37. THE SHAREHOLDER
Key developments: Forced Safeway to make board changes; ongoing influence on company decision-making.
What's next: Keeping an eye on earnings performance at public chains.
Steve Burd won his battle with shareholders this year and was able to keep his job as chairman, president and chief executive officer of Safeway, Pleasanton, Calif.
Yet are Safeway and other publicly owned companies losing the war?
Activist shareholders like those who attempted to get Burd to relinquish his chairmanship have been successful in forcing governance changes at several large corporations. However, the real influence of shareholders manifests itself more acutely in the way publicly owned supermarket companies manage themselves on a day-to-day basis.
"I think there are a lot of things the public companies would like to do, but are limited in doing because they have to meet their numbers in the quarter," said Jason Whitmer, analyst, FTN Midwest Research, Cleveland. "It's no coincidence that several of the most successful companies in the grocery business are private: Wegmans, H-E-B and Publix are top of mind, and companies like Ukrop's."
Many of the regional, privately owned supermarket companies have become customer favorites in the markets they dominate, while their publicly owned rivals have slashed costs to meet profit goals, making Wall Street happy in the short term, but leaving Main Street shoppers disappointed.
Albertsons, Boise, Idaho, and Safeway have struggled in the past to incorporate the acquisitions of successful regional chains when they have attempted to factor the new stores into the profit-driven formulas that have propelled their core banners.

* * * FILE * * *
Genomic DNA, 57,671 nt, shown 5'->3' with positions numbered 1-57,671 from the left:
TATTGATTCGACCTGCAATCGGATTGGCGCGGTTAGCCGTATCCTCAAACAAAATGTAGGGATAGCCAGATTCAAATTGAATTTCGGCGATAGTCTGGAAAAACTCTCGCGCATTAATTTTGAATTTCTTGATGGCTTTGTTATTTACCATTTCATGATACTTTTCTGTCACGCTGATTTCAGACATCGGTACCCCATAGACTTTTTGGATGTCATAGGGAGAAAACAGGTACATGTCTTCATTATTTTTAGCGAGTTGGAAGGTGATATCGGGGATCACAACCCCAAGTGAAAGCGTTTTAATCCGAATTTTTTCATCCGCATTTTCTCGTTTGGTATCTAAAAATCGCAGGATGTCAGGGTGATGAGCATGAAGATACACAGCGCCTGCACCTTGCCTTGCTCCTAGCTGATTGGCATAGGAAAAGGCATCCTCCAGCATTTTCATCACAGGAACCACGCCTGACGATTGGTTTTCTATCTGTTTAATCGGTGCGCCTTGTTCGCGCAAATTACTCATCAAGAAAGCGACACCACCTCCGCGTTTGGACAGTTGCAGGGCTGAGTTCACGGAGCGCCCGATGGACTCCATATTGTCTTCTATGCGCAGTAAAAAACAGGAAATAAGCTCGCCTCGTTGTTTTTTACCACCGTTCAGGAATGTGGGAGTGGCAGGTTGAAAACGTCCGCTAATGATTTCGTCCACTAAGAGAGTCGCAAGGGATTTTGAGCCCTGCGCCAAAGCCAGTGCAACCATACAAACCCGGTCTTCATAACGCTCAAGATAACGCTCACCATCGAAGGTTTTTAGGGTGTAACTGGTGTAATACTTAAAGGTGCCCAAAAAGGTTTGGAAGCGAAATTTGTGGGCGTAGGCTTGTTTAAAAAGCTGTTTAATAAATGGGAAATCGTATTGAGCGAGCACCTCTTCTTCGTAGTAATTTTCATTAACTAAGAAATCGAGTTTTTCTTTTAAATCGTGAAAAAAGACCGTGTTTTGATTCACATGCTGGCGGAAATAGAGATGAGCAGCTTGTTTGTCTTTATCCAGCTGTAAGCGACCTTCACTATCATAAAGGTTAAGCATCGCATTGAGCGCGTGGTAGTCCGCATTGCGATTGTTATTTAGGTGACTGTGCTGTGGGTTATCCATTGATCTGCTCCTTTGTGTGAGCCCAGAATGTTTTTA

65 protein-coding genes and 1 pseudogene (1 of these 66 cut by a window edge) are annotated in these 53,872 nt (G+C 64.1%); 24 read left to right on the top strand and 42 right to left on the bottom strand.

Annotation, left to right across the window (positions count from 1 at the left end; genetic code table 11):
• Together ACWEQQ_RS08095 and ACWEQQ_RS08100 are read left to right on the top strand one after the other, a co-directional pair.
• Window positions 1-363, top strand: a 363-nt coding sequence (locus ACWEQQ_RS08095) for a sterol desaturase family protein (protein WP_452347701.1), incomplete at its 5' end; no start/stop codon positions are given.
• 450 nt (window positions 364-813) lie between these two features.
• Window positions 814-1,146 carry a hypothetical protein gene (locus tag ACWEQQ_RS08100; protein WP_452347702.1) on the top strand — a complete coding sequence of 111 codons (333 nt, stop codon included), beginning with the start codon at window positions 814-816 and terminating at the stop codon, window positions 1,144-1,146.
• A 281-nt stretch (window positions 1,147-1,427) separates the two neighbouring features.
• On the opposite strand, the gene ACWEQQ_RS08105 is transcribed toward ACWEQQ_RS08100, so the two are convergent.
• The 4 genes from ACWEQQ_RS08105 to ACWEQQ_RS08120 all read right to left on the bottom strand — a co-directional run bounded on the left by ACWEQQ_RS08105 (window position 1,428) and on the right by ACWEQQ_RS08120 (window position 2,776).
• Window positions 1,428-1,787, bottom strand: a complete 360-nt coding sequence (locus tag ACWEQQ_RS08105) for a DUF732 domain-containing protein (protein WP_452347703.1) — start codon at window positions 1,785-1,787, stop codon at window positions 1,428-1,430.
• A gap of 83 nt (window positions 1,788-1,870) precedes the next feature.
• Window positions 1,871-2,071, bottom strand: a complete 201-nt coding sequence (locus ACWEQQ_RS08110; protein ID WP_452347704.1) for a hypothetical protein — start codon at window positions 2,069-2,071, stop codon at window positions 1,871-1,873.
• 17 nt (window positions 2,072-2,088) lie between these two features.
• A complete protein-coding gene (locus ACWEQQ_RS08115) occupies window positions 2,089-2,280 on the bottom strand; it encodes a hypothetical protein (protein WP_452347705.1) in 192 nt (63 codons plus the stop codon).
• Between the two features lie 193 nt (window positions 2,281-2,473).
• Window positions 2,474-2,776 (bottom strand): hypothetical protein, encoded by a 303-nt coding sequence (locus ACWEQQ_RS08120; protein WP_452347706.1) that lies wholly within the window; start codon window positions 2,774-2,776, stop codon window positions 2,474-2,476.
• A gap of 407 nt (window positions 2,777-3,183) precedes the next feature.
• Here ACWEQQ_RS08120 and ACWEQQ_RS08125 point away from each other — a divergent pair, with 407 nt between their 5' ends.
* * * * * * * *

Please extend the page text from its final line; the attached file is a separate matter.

"It's sort of an endemic problem among the big chains," said Gary Giblen, analyst, C L King and Associates, New York. "But I think the culprits are Safeway and Albertsons. I think they're doing the proverbial reducing cleaning of the bathrooms to save money, which looks good on the bottom line. But I would characterize a lot of the things they are doing as penny-wise and pound-foolish because you are driving away customers."
The tendency of publicly traded supermarket companies to consider the shareholder ahead of the shopper also may be restraining their innovation and growth. Publix Super Markets, Lakeland, Fla., for example, has been able to expand into new markets like Atlanta and Nashville, Tenn., because it has been willing to weather short-term hits to its profitability, analysts said.
"Most of those chains are owned by families, and the investment is much different from the broad institutional base," said Whitmer. "Essentially, you can dip into the piggy bank as long as you're not losing money."
Wall Street's influence is also reflected in supermarket companies' ability to make acquisitions and obtain financing, said Neil Stern, senior partner, McMillan Doolittle, Chicago.
"Clearly, supermarket stocks in general are not as in favor as they have been before," he said. "That impacts their ability to access capital and their ability to do deals and to do further acquisitions."
While shareholders continue to exert their influence through their demands for gains in quarterly profits and their shunning of many supermarket stocks, some activist investors are pressing for changes in governance.
Under pressure from a group of pension funds that collectively held a small percentage of Safeway's shares, the chain agreed to make its board more independent through the appointment of three new directors.
The California Public Employees Retirement System, which owns about 2.7 million Safeway shares, said the actions were not enough.
"I don't think we're completely satisfied because Steve Burd is still the chairman," a spokesman for CalPERS told SN. "Our intention is to see what progress the company has made by February or March of next year [when the next proxy season starts]."